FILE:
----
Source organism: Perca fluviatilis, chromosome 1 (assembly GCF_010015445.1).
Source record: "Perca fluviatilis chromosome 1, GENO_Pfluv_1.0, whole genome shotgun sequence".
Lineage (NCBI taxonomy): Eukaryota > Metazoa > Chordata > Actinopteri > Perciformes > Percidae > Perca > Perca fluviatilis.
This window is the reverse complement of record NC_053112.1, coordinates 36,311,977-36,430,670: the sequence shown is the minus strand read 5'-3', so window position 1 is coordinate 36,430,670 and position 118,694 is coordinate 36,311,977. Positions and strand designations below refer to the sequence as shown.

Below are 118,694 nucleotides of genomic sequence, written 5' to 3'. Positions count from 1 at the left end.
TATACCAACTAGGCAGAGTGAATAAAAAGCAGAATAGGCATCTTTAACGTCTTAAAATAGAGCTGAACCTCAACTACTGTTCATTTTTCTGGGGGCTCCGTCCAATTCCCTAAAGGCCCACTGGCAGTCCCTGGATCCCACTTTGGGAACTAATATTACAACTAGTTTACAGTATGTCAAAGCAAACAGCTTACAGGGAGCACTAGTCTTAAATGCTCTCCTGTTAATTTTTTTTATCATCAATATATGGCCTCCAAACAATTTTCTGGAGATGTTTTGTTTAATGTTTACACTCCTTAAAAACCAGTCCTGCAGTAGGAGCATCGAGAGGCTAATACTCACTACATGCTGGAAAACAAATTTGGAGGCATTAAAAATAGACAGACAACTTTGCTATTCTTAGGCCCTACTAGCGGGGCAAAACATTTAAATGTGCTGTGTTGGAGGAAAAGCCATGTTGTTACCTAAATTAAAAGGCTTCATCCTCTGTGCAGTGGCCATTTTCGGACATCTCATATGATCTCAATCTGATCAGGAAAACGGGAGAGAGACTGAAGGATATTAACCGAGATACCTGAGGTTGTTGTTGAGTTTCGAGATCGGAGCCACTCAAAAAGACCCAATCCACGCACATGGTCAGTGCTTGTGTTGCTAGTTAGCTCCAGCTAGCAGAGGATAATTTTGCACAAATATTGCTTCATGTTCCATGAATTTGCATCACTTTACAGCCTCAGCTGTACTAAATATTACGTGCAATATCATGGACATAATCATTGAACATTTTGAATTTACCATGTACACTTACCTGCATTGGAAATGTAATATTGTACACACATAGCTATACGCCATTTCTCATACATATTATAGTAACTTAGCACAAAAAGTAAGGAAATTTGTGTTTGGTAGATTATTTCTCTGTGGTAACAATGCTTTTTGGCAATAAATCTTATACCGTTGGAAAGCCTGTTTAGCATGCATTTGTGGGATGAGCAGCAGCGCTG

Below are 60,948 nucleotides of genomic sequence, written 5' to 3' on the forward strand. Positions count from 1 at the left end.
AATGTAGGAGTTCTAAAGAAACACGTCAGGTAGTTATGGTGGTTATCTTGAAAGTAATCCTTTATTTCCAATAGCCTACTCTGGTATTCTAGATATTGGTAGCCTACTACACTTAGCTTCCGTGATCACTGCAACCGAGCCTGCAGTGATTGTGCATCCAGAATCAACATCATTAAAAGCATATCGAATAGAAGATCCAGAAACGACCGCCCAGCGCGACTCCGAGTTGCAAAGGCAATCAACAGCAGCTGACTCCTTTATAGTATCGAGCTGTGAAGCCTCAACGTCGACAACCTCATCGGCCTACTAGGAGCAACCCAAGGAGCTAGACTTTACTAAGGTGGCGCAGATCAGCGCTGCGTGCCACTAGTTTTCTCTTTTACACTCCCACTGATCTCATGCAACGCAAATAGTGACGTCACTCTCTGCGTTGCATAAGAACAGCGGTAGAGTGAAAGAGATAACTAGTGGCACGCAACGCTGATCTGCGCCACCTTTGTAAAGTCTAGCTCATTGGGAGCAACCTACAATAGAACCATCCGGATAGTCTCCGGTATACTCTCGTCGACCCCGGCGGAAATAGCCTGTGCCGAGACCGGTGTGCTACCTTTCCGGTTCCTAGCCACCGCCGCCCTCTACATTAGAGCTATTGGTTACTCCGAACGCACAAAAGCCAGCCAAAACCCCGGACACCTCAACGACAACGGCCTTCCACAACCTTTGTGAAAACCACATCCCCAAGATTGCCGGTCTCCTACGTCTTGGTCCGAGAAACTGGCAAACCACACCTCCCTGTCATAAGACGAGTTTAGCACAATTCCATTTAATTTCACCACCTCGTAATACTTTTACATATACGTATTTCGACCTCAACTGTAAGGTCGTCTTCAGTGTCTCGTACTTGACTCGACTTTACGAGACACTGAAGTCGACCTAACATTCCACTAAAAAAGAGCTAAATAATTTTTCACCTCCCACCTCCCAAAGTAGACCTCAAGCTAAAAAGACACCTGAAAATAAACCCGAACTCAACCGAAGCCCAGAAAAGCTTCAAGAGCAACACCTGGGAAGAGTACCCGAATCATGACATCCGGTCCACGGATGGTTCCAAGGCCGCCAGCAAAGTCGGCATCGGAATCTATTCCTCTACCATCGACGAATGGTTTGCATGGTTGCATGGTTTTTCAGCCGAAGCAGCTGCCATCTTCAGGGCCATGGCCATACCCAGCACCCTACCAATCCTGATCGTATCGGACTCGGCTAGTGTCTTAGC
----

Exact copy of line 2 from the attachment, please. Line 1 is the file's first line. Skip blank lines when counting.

Source record: "Perca fluviatilis chromosome 1, GENO_Pfluv_1.0, whole genome shotgun sequence".